To Spank or Not to Spank?
May 4, 2001 -- Do children need to be spanked? And when does spanking become child abuse? Parents and caregivers of children have been pondering these questions for years. But the debate over the pros and cons of spanking is once again center stage with the recent events surrounding the Atlanta-based House of Prayer church.
Forty-one children from the east-Atlanta church have been placed in foster care by state officials due to allegations that church members systematically beat some of them on church property at the urging of their pastor. Church members say they only whipped their children as punishment for wrongdoings, and have refused a state offer to return the children in exchange for agreeing to stop the practice.
"For a while it was about all we talked about in the break room," Atlanta engineer Scott Williams tells WebMD. "Nobody admits to spanking their own kids, but I'm sure a lot of people do. And it isn't really clear that this was child abuse."
Statistics bear out Williams' assumption that the majority of parents still spank. But most of the country's best-known children's experts reside firmly in the antispanking camp.
If you have an opinion on this subject, give it voice in WebMD's Parenting: Open Discussion board.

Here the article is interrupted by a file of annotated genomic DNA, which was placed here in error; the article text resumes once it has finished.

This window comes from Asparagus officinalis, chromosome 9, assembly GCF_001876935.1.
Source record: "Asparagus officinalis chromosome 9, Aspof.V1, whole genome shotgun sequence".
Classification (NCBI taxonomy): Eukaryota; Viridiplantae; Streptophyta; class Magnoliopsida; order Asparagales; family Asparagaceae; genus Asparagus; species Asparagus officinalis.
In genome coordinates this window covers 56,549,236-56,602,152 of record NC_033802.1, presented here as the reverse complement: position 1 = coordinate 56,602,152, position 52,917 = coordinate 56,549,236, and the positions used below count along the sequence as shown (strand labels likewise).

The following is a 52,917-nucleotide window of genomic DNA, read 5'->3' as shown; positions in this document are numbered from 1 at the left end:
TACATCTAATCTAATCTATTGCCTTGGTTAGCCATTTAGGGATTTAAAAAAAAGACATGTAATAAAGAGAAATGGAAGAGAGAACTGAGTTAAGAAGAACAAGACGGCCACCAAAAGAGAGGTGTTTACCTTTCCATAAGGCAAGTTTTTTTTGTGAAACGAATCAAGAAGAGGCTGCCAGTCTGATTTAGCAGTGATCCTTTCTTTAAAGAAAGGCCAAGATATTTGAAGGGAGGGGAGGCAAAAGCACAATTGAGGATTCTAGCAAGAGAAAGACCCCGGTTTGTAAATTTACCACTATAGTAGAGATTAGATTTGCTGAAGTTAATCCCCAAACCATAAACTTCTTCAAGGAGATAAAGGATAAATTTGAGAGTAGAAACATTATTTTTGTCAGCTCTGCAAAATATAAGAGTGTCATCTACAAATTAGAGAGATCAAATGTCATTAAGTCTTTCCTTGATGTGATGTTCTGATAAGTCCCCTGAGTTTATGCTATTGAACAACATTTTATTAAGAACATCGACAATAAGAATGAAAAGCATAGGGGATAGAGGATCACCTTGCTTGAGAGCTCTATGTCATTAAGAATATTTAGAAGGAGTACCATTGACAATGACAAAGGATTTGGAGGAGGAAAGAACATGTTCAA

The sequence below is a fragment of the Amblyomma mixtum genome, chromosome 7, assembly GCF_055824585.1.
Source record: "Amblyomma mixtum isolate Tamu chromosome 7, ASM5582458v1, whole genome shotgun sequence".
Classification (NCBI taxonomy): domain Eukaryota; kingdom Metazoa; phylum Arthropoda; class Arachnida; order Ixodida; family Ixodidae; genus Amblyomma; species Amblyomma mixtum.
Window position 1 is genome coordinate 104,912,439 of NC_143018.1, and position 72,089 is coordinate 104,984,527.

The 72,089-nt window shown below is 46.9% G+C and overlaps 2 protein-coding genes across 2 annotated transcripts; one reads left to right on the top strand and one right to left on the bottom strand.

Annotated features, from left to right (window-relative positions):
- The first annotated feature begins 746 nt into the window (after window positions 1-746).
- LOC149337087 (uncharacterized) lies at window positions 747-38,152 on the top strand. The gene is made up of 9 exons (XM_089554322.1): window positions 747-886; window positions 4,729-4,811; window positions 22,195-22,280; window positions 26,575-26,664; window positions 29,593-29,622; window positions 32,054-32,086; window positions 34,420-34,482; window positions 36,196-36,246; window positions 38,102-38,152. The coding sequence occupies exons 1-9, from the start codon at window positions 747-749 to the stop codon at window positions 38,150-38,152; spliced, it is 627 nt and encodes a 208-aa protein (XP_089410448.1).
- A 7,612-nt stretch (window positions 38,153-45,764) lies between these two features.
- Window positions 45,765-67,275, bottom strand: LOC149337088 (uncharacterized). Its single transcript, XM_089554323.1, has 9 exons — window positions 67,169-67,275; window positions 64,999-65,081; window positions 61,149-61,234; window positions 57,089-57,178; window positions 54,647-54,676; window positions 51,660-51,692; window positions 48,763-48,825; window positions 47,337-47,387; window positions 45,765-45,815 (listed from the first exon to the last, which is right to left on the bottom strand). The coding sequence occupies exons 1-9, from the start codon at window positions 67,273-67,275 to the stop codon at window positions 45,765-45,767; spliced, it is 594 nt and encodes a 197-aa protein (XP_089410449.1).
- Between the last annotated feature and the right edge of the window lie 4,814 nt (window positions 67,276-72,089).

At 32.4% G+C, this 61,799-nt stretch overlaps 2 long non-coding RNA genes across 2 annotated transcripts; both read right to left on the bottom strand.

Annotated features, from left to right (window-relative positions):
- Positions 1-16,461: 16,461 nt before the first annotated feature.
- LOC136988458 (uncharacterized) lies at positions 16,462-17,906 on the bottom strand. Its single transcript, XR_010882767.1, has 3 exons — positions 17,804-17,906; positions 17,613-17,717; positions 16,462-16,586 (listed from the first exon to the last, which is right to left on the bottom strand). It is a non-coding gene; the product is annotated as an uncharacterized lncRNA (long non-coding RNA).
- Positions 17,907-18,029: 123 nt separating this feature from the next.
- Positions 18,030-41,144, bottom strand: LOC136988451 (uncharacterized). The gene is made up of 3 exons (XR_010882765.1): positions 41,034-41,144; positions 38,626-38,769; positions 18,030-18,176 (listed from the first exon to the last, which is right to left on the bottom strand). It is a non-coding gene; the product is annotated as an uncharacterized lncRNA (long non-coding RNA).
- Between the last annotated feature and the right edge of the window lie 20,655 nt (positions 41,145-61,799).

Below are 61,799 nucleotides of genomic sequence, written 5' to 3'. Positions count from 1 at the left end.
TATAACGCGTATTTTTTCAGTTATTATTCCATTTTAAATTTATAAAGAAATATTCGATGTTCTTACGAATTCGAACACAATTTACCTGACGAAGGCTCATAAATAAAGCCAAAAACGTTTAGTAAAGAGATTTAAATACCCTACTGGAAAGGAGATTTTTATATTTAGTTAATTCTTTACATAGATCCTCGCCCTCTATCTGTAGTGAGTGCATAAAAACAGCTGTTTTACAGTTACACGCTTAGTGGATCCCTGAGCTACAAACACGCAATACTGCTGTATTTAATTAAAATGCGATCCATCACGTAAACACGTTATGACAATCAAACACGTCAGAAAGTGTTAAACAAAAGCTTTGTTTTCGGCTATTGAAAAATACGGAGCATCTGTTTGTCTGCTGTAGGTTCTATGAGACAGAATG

T. Berry Brazelton, MD, has written 30 books on child rearing and has been a familiar face on television for more than a decade. He is the founder of the Child Development Unit at the Boston Children's Hospital Medical Center.
"When you spank, you are not respectful of the child," Brazelton tells WebMD. "If we want our children to have self esteem and self respect, then that surely is not the way to give it to them. A second point is that we are living in a violent society, and to pass on the message that violence is the way you settle things is not something parents should be doing today."
Brazelton says parents almost always resort to spanking when they have lost control of the situation. Many parents who do spank feel bad about it, he says.
"Everywhere I go, people ask me about it," he says. "There has definitely been a change in attitudes. I don't think most people want to spank, but I think it is hard for them to control themselves."
In 1998 the American Academy of Pediatrics (AAP) weighed in on parental spanking with a policy statement, designed to assist pediatricians in advising parents on the issue. The statement stops short of saying that parents shouldn't spank, but it concludes spanking is no more effective than other behavior modification activities like time-out or removal of privileges.
"Corporal punishment is of limited effectiveness and has potentially deleterious side effects," the statement reads. "The AAP recommends that parents be encouraged and assisted in the development of methods other than spanking for managing undesired behavior."